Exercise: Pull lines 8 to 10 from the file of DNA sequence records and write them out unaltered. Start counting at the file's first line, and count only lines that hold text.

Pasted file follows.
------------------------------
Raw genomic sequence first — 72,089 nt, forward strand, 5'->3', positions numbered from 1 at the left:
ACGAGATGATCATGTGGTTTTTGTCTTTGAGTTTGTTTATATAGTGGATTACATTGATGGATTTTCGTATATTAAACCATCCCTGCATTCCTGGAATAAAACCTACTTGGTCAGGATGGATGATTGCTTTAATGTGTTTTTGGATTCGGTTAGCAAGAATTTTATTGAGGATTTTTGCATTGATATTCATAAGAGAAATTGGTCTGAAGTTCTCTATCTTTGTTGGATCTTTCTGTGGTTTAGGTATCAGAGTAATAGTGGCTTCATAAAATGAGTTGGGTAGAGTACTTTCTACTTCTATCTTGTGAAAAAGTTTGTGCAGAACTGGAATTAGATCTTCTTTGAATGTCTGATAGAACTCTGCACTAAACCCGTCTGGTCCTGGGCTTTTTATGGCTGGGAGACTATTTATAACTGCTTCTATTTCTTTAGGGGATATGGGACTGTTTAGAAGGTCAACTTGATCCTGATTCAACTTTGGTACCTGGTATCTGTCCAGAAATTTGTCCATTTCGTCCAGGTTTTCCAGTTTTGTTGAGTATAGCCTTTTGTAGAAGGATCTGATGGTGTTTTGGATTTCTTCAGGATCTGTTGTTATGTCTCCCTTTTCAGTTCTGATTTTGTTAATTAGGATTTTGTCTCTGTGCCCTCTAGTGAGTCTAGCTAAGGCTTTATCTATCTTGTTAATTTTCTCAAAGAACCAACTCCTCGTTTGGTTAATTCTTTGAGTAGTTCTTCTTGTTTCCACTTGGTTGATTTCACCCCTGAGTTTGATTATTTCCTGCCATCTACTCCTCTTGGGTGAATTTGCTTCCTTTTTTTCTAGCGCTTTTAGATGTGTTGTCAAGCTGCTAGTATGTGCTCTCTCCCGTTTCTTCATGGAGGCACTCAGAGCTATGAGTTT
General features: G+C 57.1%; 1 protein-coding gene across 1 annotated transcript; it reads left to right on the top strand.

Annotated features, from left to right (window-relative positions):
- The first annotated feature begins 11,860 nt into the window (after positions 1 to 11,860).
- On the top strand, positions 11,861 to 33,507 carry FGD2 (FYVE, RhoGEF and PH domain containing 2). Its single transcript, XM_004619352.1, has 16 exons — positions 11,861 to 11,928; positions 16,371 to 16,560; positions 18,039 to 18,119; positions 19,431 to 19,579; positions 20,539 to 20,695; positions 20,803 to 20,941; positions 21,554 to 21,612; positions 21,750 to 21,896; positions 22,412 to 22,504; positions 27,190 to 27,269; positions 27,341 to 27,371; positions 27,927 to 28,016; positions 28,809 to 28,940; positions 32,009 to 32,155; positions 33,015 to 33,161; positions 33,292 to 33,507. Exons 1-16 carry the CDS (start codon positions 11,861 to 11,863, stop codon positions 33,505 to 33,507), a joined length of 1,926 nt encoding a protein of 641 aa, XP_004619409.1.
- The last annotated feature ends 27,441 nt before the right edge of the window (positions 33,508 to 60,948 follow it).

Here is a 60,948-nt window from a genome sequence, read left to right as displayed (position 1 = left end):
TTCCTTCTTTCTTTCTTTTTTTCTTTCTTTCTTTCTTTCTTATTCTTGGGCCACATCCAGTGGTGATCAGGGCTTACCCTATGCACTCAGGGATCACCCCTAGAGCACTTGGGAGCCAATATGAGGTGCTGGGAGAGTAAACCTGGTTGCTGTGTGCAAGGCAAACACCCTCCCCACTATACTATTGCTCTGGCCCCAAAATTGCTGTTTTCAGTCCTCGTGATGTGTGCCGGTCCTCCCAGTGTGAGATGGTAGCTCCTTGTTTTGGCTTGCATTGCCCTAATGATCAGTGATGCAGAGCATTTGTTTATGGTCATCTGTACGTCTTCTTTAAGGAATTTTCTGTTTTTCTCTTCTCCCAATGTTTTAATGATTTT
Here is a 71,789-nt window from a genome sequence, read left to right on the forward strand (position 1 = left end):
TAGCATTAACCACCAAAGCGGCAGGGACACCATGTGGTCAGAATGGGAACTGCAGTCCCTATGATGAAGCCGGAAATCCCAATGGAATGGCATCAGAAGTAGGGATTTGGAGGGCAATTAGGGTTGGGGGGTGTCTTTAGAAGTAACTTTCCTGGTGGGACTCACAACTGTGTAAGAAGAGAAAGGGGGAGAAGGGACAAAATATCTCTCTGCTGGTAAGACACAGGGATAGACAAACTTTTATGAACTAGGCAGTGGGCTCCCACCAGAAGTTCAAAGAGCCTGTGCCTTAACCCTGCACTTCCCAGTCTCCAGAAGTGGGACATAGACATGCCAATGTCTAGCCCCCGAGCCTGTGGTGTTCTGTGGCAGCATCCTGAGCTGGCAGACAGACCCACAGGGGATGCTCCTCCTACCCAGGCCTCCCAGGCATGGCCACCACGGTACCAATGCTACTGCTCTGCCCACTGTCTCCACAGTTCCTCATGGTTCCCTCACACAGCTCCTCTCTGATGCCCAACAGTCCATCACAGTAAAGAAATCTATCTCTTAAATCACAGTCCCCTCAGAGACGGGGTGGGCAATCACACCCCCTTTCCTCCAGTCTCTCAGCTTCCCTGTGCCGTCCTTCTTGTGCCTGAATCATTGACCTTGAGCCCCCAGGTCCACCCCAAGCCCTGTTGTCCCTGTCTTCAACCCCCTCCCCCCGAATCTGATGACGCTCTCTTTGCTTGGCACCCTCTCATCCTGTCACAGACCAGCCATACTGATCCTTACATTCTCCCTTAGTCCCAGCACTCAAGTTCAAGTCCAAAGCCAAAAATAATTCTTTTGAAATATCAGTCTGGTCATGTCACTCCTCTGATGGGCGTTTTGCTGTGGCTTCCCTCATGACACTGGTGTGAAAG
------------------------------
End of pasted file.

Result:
Here is a 60,948-nt window from a genome sequence, read left to right as displayed (position 1 = left end):
TTCCTTCTTTCTTTCTTTTTTTCTTTCTTTCTTTCTTTCTTATTCTTGGGCCACATCCAGTGGTGATCAGGGCTTACCCTATGCACTCAGGGATCACCCCTAGAGCACTTGGGAGCCAATATGAGGTGCTGGGAGAGTAAACCTGGTTGCTGTGTGCAAGGCAAACACCCTCCCCACTATACTATTGCTCTGGCCCCAAAATTGCTGTTTTCAGTCCTCGTGATGTGTGCCGGTCCTCCCAGTGTGAGATGGTAGCTCCTTGTTTTGGCTTGCATTGCCCTAATGATCAGTGATGCAGAGCATTTGTTTATGGTCATCTGTACGTCTTCTTTAAGGAATTTTCTGTTTTTCTCTTCTCCCAATGTTTTAATGATTTT
Here is a 71,789-nt window from a genome sequence, read left to right on the forward strand (position 1 = left end):